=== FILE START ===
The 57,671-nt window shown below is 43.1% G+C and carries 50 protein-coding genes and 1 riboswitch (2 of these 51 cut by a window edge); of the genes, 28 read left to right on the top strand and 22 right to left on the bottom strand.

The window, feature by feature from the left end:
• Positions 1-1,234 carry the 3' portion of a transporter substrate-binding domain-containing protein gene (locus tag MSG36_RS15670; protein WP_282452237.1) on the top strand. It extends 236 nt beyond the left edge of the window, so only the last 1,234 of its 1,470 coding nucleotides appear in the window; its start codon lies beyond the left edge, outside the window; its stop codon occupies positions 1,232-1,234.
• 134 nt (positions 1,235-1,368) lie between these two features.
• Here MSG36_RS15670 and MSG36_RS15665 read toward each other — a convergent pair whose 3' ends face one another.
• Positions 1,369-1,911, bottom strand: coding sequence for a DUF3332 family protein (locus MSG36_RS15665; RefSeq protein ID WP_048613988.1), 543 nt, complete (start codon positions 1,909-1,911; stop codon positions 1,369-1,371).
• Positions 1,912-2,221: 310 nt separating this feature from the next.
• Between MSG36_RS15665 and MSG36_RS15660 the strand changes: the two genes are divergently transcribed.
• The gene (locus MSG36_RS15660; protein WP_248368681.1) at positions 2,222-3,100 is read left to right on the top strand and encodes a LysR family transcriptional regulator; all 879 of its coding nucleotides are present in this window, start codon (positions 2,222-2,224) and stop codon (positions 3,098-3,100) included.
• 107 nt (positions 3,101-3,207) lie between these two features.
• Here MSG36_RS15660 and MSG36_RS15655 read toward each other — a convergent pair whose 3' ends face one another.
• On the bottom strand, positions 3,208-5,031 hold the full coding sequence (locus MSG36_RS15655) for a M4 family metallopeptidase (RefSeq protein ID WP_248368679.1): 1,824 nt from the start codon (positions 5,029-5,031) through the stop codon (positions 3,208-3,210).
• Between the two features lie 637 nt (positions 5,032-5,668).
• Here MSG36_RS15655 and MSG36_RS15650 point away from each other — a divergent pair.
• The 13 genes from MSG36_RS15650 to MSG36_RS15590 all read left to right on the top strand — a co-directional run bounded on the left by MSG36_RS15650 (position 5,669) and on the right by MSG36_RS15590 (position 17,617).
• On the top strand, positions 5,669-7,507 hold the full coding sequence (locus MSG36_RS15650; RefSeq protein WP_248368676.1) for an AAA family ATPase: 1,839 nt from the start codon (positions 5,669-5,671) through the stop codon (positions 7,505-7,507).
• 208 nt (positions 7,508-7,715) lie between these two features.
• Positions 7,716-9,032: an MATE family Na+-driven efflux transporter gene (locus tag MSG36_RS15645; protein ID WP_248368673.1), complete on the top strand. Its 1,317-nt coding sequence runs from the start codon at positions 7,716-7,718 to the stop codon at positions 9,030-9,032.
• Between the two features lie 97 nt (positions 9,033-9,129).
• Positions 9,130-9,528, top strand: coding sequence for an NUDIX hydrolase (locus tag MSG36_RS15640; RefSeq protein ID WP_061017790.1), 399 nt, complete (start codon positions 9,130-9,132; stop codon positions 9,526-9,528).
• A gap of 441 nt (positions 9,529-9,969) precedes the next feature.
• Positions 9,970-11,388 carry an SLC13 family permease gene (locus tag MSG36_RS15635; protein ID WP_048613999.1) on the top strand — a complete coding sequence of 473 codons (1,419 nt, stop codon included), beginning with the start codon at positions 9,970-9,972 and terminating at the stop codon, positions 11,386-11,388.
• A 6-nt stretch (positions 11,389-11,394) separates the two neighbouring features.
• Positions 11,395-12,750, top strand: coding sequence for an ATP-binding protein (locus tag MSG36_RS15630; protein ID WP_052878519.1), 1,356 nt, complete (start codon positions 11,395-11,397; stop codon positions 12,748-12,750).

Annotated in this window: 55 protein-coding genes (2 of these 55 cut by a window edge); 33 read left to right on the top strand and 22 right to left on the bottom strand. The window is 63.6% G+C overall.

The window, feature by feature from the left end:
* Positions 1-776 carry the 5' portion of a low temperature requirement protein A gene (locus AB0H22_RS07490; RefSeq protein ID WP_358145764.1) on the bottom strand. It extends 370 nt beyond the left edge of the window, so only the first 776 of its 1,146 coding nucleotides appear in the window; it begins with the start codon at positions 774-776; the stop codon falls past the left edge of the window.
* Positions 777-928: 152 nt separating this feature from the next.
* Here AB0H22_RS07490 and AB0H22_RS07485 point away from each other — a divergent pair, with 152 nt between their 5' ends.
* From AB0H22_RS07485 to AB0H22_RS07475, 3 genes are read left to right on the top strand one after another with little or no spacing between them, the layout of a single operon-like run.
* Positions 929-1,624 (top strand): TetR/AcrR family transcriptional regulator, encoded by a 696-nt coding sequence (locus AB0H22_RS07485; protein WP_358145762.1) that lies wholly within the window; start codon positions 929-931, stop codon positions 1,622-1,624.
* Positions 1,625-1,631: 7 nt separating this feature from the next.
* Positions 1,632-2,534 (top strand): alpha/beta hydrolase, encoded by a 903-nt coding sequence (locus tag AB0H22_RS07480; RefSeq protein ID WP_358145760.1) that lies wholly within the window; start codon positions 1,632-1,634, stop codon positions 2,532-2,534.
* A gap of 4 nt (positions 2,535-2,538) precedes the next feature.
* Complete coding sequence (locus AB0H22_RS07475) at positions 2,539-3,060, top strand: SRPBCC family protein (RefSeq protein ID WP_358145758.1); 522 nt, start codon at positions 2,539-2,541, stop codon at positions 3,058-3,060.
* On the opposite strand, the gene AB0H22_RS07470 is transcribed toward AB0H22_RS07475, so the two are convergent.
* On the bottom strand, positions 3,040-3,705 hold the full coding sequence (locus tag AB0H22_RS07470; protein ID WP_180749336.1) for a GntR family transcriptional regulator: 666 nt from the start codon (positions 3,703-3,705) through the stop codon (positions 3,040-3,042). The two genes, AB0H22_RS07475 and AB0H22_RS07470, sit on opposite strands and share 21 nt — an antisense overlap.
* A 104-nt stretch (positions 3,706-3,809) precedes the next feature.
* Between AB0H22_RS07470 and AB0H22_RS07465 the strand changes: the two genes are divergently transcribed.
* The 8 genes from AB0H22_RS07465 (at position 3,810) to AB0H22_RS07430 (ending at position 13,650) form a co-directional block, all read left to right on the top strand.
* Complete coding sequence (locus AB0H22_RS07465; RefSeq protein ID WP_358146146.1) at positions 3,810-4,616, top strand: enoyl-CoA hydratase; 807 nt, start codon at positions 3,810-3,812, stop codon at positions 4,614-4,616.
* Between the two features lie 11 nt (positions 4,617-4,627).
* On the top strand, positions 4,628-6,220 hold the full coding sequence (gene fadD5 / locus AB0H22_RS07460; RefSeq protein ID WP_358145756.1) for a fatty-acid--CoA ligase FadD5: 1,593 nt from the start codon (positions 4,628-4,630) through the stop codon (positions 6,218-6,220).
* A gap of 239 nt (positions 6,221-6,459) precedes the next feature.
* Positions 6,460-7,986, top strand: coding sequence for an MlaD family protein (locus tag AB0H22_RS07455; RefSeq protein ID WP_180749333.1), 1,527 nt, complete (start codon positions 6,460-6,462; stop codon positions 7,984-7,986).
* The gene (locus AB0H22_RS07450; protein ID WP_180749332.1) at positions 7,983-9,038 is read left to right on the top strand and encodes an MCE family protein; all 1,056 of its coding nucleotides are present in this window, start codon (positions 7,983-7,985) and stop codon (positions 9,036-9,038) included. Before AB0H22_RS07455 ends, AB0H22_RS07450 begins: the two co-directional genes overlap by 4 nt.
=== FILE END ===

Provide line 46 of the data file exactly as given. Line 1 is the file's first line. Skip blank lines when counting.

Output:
* The gene (locus AB0H22_RS07450; protein ID WP_180749332.1) at positions 7,983-9,038 is read left to right on the top strand and encodes an MCE family protein; all 1,056 of its coding nucleotides are present in this window, start codon (positions 7,983-7,985) and stop codon (positions 9,036-9,038) included. Before AB0H22_RS07455 ends, AB0H22_RS07450 begins: the two co-directional genes overlap by 4 nt.